In the Wilderness with budding tropical medicine clinicians and practitioners
We recently took part in the Student Wilderness Medicine UK Conference, an annual event hosted this year by the University of Nottingham. This meeting is for students from universities across the UK, mainly medical students.
It included talks to help students find out about planning expeditions, stress and decision making in extreme environments, cave rescue, conducting primary surveys, combat zones, improvising in expedition environments, mass casualty and disaster management as well as making clinical decisions in the wilderness, military medicine and tropical medicine.
Our session was aimed at introducing attendees with an interest in tropical medicine to the RSTMH, telling them about our new strategy and how it may benefit them, and asking them to tell us ways in which they think we should best support the student community.
Small grants and students ambassadors
The students felt that small grants and travel scholarships would be very popular, as there are limited opportunities to access grants so early in careers. They also suggested we establish voluntary representatives at each university and medical school in the UK. These roles would raise awareness of RSTMH meetings, small grants, support and networks. They felt this was a great thing to put on CVs and, in return, we could offer them free event entry or membership.
Many wanted an opportunity like an introduction weekend, at the start of their course, to hear more about RSTMH and help them identify areas of interest early on. These could be in regional centres, providing an opportunity to network, or could be at their universities. Other quick and easy ways to reach the student population included using notice boards or having someone present at weekly rounds in hospitals.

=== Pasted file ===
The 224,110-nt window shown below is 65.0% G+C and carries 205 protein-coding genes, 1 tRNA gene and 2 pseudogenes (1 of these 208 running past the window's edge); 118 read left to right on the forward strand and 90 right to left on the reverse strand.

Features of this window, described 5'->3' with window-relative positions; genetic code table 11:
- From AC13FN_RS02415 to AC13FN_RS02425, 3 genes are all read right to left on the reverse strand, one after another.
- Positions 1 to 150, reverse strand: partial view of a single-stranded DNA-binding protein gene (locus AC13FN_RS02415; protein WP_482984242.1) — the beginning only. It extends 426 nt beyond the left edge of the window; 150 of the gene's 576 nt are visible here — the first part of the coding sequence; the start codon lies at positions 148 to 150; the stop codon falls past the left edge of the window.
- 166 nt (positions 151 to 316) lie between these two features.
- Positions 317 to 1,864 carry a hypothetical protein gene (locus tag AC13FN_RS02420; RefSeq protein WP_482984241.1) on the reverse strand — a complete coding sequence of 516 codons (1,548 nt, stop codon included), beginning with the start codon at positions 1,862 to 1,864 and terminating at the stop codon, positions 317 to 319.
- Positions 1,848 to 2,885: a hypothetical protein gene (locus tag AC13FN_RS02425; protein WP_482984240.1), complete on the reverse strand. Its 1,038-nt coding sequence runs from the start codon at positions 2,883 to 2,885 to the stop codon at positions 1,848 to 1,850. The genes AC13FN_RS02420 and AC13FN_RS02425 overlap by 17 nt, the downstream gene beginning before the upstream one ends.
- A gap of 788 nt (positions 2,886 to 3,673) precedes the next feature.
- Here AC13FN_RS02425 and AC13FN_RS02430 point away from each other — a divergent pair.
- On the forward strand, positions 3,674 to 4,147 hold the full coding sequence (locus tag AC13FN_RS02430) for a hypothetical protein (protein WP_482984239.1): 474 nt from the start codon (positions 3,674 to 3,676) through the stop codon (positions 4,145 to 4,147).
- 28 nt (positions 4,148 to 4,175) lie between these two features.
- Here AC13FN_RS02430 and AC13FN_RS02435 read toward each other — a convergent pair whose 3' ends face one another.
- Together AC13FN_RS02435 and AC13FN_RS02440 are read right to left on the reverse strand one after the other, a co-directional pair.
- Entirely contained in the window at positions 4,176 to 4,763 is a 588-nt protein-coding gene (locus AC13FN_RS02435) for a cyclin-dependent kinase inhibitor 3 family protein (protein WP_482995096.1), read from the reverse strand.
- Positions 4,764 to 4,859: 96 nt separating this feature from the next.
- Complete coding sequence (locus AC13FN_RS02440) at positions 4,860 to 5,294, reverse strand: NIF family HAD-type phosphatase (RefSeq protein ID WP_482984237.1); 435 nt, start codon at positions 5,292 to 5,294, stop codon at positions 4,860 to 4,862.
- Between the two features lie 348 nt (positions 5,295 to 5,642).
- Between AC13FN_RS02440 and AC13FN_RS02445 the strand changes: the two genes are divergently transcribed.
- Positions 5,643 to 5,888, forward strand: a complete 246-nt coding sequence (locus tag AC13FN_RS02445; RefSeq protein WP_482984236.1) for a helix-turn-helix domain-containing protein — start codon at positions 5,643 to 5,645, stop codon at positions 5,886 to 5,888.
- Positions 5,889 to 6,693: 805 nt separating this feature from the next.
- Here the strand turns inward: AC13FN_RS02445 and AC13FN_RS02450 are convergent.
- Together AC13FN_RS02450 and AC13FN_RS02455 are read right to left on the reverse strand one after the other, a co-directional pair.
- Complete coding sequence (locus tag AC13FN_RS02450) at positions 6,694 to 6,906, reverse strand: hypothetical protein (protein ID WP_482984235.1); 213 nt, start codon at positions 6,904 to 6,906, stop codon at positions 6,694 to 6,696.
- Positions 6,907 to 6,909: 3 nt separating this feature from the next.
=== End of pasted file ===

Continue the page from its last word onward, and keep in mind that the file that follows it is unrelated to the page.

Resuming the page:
The students wanted us to help them to meet established professionals in their fields of interest – through introductions, social events and shadowing opportunities. This is very much in line with our strategy review findings and plans to consider a mentorship programme.
Mentor programmes for young doctors
Students were also interested in identifying professionals who are seeking students to assist or participate in research studies. They wanted to see more social events and less online events – this is something we trialled last night at the London School of Hygiene & Tropical Medicine, where we hosted a reception for Diploma in Tropical Medicine & Hygiene students. Many attendees wanted to volunteer as ambassadors when they return home at the end of the course and help disseminate information on our meetings and small grants.
We talked about meetings and events and how we could make them more accessible. There was a consensus that podcasts and short snippets of the best speakers from our meetings and events would work well.
The students were interested in the Society providing information and support on carrying out research – choosing topics, applying for initial funding etc. They thought workshops provide a good chance to get stuck into topics and activities – with career workshops being top of the list.
A hub for information on tropical medicine
They saw RSTMH as a hub for finding out which doctors in the UK are working in tropical medicine, as well as past small grant awardees. Competitions were universally accepted as a great way to encourage interest in tropical medicine, with opportunities to present or publish a winning essay or commentary.
It was a great event which gave us the chance to understand how we can help budding tropical medicine clinicians and practitioners develop their careers. We’re now considering these ideas and will announce new activities for this group soon.